GAP43-dependent mitochondria transfer from astrocytes enhances glioblastoma tumorigenicity

Dionysios C. Watson, Defne Bayik, Simon Storevik, Shannon Sherwin Moreino, Samuel A. Sprowls, Jianhua Han, Mina Thue Augustsson, Adam Lauko, Palavalasa Sravya, Gro Vatne Røsland, Katie Troike, Karl Johan Tronstad, Sabrina Wang, Katharina Sarnow, Kristen Kay, Taral R. Lunavat, Daniel J. Silver, Sahil Dayal, Justin Vareecal Joseph, Erin Mulkearns-HubertLars Andreas Rømo Ystaas, Gauravi Deshpande, Joris Guyon, Yadi Zhou, Capucine R. Magaut, Juliana Seder, Laura Neises, Sarah E. Williford, Johannes Meiser, Andrew J. Scott, Peter Sajjakulnukit, Jason A. Mears, Rolf Bjerkvig, Abhishek Chakraborty, Thomas Daubon, Feixiong Cheng, Costas A. Lyssiotis, Daniel R. Wahl, Anita B. Hjelmeland, Jubayer A. Hossain, Hrvoje Miletic*, Justin D. Lathia*

*Corresponding author for this work

Research output: Contribution to journalArticleResearchpeer-review

31 Citations (Scopus)


The transfer of intact mitochondria between heterogeneous cell types has been confirmed in various settings, including cancer. However, the functional implications of mitochondria transfer on tumor biology are poorly understood. Here we show that mitochondria transfer is a prevalent phenomenon in glioblastoma (GBM), the most frequent and malignant primary brain tumor. We identified horizontal mitochondria transfer from astrocytes as a mechanism that enhances tumorigenesis in GBM. This transfer is dependent on network-forming intercellular connections between GBM cells and astrocytes, which are facilitated by growth-associated protein 43 (GAP43), a protein involved in neuron axon regeneration and astrocyte reactivity. The acquisition of astrocyte mitochondria drives an increase in mitochondrial respiration and upregulation of metabolic pathways linked to proliferation and tumorigenicity. Functionally, uptake of astrocyte mitochondria promotes cell cycle progression to proliferative G2/M phases and enhances self-renewal and tumorigenicity of GBM. Collectively, our findings reveal a host–tumor interaction that drives proliferation and self-renewal of cancer cells, providing opportunities for therapeutic development.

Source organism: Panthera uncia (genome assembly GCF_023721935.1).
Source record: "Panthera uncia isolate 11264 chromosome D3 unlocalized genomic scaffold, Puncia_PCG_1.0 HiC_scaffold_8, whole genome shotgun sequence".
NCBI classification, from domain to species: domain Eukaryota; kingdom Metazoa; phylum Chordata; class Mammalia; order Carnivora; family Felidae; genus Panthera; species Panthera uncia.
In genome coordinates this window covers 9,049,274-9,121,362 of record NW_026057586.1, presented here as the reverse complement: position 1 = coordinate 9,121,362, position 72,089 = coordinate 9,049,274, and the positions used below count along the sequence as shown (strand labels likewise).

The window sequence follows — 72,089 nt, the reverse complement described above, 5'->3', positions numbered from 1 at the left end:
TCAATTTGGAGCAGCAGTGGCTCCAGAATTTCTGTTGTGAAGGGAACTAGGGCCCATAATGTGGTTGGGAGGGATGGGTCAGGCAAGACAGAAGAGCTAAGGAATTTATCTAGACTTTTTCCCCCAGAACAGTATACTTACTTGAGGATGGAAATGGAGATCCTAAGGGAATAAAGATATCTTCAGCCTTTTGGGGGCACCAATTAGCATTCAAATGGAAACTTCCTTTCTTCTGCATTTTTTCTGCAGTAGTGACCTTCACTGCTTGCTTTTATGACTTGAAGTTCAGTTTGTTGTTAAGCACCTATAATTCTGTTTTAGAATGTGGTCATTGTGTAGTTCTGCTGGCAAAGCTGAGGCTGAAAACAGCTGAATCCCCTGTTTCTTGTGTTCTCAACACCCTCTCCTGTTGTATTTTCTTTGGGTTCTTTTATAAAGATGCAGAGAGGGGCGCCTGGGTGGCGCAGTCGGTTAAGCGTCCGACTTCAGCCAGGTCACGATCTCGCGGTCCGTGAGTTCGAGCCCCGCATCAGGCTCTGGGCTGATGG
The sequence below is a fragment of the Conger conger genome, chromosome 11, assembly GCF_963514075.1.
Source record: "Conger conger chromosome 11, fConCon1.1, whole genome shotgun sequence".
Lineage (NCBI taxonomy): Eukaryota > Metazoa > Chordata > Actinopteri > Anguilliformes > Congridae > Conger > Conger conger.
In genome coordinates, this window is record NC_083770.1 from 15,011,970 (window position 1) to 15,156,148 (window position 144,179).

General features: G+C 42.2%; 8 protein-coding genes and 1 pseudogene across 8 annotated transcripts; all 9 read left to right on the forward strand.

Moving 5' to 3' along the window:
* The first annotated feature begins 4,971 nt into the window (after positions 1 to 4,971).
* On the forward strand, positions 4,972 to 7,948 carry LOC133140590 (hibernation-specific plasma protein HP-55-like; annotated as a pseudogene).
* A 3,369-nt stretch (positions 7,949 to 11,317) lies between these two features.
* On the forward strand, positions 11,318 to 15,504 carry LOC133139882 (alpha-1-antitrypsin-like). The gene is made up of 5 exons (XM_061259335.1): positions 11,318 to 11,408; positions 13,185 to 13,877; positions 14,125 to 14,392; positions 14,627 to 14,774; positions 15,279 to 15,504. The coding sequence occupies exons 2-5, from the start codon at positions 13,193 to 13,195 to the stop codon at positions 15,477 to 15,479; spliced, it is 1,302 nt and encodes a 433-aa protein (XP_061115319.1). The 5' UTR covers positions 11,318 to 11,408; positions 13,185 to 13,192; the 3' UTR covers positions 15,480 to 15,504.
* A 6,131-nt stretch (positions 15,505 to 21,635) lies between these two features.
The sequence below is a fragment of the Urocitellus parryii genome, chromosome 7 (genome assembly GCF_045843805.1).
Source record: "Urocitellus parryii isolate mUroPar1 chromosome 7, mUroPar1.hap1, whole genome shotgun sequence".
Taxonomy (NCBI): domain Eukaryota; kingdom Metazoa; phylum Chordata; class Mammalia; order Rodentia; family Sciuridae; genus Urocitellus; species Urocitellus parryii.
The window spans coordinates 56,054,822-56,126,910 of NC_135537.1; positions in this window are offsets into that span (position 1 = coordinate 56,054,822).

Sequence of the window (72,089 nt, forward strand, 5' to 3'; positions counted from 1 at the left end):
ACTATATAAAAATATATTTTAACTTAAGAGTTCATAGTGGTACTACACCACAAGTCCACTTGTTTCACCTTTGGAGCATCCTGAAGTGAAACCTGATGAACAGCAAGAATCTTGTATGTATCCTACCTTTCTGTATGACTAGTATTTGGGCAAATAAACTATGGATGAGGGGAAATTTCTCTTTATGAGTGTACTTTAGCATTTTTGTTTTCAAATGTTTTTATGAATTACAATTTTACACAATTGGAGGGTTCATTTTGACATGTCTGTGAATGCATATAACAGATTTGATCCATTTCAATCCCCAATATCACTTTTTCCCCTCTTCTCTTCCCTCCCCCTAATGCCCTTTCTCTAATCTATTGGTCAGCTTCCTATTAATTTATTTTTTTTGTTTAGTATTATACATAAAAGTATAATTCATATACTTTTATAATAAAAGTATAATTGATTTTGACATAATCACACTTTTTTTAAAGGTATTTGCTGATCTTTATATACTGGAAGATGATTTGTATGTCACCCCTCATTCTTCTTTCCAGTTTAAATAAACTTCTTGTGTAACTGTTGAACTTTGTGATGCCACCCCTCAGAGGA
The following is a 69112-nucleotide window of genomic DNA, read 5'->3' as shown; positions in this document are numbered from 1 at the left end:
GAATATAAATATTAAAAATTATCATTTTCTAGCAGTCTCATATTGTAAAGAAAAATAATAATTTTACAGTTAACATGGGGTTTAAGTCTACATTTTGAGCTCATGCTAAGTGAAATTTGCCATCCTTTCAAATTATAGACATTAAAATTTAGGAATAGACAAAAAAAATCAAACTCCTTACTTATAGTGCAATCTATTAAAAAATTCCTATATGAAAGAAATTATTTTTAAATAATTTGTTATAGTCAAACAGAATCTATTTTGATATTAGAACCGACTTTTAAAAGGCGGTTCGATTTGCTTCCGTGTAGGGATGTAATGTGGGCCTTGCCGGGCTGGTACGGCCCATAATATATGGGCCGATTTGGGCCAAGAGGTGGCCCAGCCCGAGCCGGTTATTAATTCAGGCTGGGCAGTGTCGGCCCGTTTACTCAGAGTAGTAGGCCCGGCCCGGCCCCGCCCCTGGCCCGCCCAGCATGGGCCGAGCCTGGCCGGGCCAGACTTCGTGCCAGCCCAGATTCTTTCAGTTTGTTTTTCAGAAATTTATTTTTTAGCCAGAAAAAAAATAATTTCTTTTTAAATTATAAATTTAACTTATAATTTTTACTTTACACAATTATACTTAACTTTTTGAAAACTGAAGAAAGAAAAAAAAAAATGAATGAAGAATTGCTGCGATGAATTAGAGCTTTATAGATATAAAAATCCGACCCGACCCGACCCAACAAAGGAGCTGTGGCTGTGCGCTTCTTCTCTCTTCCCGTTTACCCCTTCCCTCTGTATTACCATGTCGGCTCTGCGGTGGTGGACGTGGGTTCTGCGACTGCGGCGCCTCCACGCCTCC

Original languageEnglish
Pages (from-to)648-664
Number of pages17
JournalNature Cancer
Issue number5
Early online date11 May 2023
Publication statusPublished - May 2023


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